Today is one of those days. Today is one of those days where someone on Facebook or Twitter would argue that drinking milk after 10pm will give you colon cancer and make your children ugly. I know I shouldn't shoot the messenger -- it's not the vehicles of communication that came up with the ugliness and terror and incivility they share. But when so much of the world's hatred and disrespect and even just foolishness are out of my control, cutting these stories/tales/opinions off at the source is one thing I can control. 

When I wake up tomorrow, I will ask that God help me face the challenges of my day and of the world with renewed vigor and hopefulness. I'll focus on what I can do to make my corner of the universe a brighter, more loving, more peaceful place. Maybe I won't turn on the radio. Maybe I'll choose to not engage in a conversation that won't matter in five years anyway. Maybe I will step out and take a stand for something that will indeed matter in five years. 

I don't know exactly what I will do. What I do know is that it's time for me to walk away for today. To log out of Facebook and turn off the TV. To lay my head on the pillow and have a conversation with God, thanking him for my blessings and seeking forgiveness for the wrongs I've done.  And to pray that tomorrow we can all just get along a little bit better. 

Sunday, January 25, 2015

Curtain call...on studying theatre in college

My recent post, "My kid wants to study theatre and I'm not sorry about it," was met with several comments, most of them supportive. I have a feeling that the nay-sayers, those who are shaking their heads at my naivete, were just being nice and holding their tongues.

Usually when there are comments, I try to reply to them within the context of the comments. But there were so many things I wanted to say, that I decided to give it another piece of real estate here in the blog.

I loved what Ellie had to say about her son's non-traditional major in college (he studied library science): "He didn't treat college like a vocational school." Yes! Exactly. What happened to the idea that college is the place where people go to learn about different perspectives and different ways of viewing the world?  There is nothing wrong with vocational education, but the idea that going to college to be an X is so limiting. What happens when you've spent so many years learning to be an X, working as an X, and you wake up one morning and figure out you are really not meant to be an X, that your true calling is to be a Y or, God forbid, an H -- something so far removed from what you were trained to do? There is a difference between being trained and being educated. It does put the burden of work and creativity on the person willing to seek true education, yes, but what an exciting way to face life.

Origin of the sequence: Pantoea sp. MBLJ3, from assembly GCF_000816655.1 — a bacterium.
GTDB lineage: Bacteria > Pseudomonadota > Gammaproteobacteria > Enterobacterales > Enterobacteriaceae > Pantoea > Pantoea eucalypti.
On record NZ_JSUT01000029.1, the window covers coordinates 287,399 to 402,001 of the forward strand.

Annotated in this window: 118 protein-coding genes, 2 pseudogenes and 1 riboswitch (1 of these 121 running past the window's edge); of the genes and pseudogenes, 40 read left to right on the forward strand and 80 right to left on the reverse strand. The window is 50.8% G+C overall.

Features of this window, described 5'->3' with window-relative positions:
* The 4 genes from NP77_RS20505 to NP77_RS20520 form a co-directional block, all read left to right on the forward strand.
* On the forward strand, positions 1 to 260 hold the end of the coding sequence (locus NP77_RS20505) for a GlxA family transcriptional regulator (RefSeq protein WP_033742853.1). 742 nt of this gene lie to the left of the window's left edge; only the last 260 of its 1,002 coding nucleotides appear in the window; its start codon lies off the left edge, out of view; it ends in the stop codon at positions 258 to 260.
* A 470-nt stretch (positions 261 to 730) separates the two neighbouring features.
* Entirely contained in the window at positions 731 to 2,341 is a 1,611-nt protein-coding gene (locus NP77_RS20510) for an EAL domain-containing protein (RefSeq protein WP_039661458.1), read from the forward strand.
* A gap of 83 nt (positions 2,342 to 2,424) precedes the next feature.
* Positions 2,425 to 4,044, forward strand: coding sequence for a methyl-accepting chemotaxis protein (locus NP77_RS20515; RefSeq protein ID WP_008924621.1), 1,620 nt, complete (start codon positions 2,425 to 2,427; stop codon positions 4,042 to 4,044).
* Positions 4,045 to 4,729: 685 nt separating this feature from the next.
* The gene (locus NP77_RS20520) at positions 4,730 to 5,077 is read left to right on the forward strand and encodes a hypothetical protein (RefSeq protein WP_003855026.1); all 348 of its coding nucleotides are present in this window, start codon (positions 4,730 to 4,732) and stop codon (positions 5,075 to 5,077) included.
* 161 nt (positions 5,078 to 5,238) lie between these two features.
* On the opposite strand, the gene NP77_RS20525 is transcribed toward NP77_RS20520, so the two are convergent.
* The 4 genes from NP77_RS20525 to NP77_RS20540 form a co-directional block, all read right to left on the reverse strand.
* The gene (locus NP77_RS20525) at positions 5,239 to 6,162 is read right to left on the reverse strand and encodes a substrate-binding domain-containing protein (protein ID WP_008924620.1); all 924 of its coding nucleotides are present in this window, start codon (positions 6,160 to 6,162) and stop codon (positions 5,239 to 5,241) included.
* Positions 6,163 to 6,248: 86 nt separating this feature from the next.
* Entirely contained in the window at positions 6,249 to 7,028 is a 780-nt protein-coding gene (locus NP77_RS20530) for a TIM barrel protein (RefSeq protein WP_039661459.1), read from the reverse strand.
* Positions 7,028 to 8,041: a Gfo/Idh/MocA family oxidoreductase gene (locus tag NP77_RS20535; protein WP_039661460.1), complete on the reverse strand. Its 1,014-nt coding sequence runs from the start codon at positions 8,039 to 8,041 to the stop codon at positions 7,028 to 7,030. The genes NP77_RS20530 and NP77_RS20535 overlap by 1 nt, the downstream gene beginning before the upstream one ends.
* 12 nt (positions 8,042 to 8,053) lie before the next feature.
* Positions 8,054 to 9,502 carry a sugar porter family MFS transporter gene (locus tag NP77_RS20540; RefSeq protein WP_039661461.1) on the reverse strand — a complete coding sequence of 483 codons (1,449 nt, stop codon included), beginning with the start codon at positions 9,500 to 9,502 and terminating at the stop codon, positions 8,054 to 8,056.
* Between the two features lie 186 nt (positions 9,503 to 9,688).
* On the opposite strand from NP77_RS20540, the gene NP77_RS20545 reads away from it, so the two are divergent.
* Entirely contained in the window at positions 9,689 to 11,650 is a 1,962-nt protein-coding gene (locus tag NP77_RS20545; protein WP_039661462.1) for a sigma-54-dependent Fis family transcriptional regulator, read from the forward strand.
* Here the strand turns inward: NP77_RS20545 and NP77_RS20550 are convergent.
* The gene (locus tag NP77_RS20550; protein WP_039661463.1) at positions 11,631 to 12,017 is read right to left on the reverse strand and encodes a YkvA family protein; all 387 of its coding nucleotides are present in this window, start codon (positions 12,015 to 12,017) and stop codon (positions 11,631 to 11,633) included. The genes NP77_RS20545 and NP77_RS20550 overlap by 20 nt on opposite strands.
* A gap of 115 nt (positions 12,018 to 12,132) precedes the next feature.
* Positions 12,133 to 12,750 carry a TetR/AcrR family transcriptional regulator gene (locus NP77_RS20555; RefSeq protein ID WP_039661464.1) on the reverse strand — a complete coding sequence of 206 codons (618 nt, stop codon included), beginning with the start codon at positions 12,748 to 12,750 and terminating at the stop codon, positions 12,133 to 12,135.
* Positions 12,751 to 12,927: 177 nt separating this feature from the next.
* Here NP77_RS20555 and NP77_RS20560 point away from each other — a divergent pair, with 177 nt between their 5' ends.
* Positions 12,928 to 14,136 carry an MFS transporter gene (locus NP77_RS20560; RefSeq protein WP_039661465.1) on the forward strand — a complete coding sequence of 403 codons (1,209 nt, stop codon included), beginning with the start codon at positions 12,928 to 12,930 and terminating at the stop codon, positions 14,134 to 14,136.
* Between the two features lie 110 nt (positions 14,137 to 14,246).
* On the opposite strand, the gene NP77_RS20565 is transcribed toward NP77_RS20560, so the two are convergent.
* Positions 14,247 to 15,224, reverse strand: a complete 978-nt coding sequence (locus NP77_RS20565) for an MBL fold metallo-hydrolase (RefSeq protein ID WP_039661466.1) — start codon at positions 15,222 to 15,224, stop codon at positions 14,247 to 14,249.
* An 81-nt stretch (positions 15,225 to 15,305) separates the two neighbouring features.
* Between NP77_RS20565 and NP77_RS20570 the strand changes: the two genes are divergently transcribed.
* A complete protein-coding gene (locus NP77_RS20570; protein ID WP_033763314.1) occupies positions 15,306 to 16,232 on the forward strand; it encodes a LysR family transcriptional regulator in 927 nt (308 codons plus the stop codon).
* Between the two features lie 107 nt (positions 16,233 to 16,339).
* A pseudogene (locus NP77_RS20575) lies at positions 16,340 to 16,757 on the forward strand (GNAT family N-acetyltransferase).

Heather has had some experience going from being an X to an H. She said "If it doesn't work out, use that experience to build on and remake yourself." We are no longer in an era where people work for the same company for 30 years. For some, we are no longer in an era where people even work in the same field for 30 years. I want my kids to go into life knowing that remaking themselves is an exciting, even enviable, option -- not the mark of failure.

Tricia is a mom like me with an arts-loving kid. Yet, based on her own experience, she is encouraging her daughter to look into related careers. That is a prudent path. I've spoken before to Annie about "Plan B." She nods her head. She understands. She had her first kick in the gut when when audition led her to a spot in a program, but not the program she wanted. It hurt. She was angry. But she is undeterred.

I could have circled back with a discussion about other career options, but as a mother, as much as I watch how theatre feeds her, I also see how "Plan B" sucks the wind out of her. This is her time. This is her life. If she wants to throw herself into a "crazy" dream, then who am I stand in her way. If she willing to drive herself to live her dreams, then I'm not going to go around deflating her tires.

Momza had a really interesting thought -- should the cost of a degree be based on future earning potential? Working in higher ed, I can tell you right off that no professor in the world would go for that. In fact, some theatre programs charge a premium above regular tuition. If the cost based on potential was the equation, there are a lot of schools who would find themselves on the short end of the stick when their graduates go on to make blockbuster films and platinum albums. Maybe the cost of a degree should be based on future giving potential -- how much will the degree earning be giving back to society when they work in their chosen career. Based on that equation, teachers would be earning millions.

I loved hearing from Jennifer, whose son is also studying theatre, and Kimmybee, who is counting on the day when she can say about Annie, "I knew you when." But in the end, it doesn't really matter what anyone else thinks. It doesn't even matter what I think. What matters is that my kid has found a passion and is willing to go all in for following her dream. So once again, my kid wants to study theatre and I'm not sorry about it.